Relevance of teaching environmental recovery and restoration in the aftermath of a biological incident in human health sciences.

Abstract

Agents involved in biological incidents can spread easily, so response teams are required to decontaminate the environment impacted by these incidents to minimise public risks. We are developing training to provide basic skills so human health science students can respond to biological incidents. We have created key competences for these students based on the core skills that any medical first responder to biological emergencies should have. A key competence of the training developed is related to environmental planning. To provide this training a short workshop of two hours was created involving an outbreak of infection in an urban area produced by Cyclospora cayetanensis. Students were required to tailor a recovery plan using the novel methodology developed by Public Health England named “UK Recovery Handbook for Biological Incidents” (2015). This novel methodology helps selection of appropriate protection and recovery options to safeguard humans and decontaminate the affected environment in the aftermath of a biological incident based on the physiological characteristics of the microorganism involved and the environment impacted (information that was provided to students to overcome time constraints). Students, by peer-group interaction, tailored a recovery plan selecting only those options that were most applicable for the scenario proposed through critical thinking and discussion, e.g. use of chlorine-based decontamination liquids will have a limited efficacy as oocysts of Cyclospora are resistant to these. This training was tested with final year undergraduate students enrolled in the BMedSci Medical Science (Hons) degree at DMU in 2016/17 (n=24). Students were able to tailor an appropriate response to recover the proposed environmental contamination scenario with the resources and information provided. The feedback questionnaire showed that 60% enjoyed the workshop and only 13.4% did not (26.6% neither agreed nor disagreed). 80% of the students indicated that they learnt how to establish some public health interventions and 60% how to tailor an appropriate recovery programme. However, some students had difficulties with the recovery concepts (20%) and the interpretation of the physiological characteristics. The increased prevalence of biological contamination incidents necessitates development of appropriate training to include environmental decontamination strategies.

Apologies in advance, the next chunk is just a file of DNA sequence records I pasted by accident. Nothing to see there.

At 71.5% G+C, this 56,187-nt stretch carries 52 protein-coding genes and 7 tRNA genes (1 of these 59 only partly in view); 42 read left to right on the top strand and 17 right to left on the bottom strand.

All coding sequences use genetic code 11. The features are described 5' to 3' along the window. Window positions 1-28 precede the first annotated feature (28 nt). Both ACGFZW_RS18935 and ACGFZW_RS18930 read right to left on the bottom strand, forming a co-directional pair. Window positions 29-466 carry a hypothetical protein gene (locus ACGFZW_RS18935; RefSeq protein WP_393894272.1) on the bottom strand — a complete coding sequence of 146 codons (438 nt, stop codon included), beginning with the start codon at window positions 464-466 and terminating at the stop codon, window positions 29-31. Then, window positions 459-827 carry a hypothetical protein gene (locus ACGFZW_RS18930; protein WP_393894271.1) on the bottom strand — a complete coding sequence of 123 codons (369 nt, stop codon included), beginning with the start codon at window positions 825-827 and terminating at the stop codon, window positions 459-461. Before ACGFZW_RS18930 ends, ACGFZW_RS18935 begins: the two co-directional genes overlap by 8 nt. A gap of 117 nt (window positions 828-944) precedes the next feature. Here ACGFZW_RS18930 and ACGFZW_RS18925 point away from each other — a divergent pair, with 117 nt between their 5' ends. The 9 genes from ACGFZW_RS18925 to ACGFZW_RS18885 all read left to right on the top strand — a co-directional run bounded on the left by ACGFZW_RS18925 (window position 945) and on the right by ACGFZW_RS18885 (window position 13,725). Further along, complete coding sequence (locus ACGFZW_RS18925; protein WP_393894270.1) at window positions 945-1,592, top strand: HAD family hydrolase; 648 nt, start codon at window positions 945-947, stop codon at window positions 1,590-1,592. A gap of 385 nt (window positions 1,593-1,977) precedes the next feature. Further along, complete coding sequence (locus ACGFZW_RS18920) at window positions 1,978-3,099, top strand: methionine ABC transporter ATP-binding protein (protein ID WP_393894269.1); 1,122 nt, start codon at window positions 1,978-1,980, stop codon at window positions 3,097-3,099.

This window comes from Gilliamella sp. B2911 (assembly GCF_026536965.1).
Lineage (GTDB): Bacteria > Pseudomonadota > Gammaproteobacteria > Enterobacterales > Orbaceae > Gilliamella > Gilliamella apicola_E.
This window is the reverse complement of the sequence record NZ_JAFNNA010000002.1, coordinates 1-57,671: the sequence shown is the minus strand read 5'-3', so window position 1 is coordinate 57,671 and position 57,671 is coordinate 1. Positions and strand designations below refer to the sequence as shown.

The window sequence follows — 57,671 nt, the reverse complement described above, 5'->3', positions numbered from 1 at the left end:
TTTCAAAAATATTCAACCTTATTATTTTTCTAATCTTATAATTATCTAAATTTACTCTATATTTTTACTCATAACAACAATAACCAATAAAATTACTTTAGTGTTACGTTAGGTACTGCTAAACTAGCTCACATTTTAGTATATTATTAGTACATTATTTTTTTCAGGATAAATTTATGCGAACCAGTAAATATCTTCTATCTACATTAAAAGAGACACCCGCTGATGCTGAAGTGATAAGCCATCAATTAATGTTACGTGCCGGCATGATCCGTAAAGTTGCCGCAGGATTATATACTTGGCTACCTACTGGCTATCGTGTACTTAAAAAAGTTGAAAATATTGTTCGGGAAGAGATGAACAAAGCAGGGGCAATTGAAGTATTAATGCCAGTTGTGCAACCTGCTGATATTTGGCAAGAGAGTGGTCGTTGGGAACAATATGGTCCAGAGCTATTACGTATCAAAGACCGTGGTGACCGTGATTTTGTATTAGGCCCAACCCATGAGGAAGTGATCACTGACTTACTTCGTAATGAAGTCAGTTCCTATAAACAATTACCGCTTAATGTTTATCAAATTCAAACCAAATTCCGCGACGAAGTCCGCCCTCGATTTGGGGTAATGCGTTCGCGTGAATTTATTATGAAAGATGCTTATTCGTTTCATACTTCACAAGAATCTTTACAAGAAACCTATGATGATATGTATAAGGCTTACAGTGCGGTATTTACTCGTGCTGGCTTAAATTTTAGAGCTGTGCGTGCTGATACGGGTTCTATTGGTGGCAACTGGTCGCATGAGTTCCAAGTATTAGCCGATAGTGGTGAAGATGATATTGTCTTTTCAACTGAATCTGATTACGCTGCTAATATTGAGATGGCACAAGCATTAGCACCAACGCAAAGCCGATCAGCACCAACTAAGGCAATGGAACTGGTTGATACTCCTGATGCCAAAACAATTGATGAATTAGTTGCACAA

Description

Keywords

biological incidents, Cyclospora, undergraduate training, recovery and remediation

Citation

Peña-Fernández, A., Fenoy, S., del Águila, C., Lobo-Bedmar, MC., Magnet, A., Izquierdo, F., Ollero, D., Evans, MD., Peña, MA. (2017) Relevance of teaching environmental recovery and restoration in the aftermath of a biological incident in human health sciences. XX Spanish Congress of Parasitology (SOCEPA). Santa Cruz de Tenerife, July 2017.

Rights

Research Institute

Institute for Allied Health Sciences Research
Leicester Institute for Pharmaceutical Innovation - From Molecules to Practice (LIPI)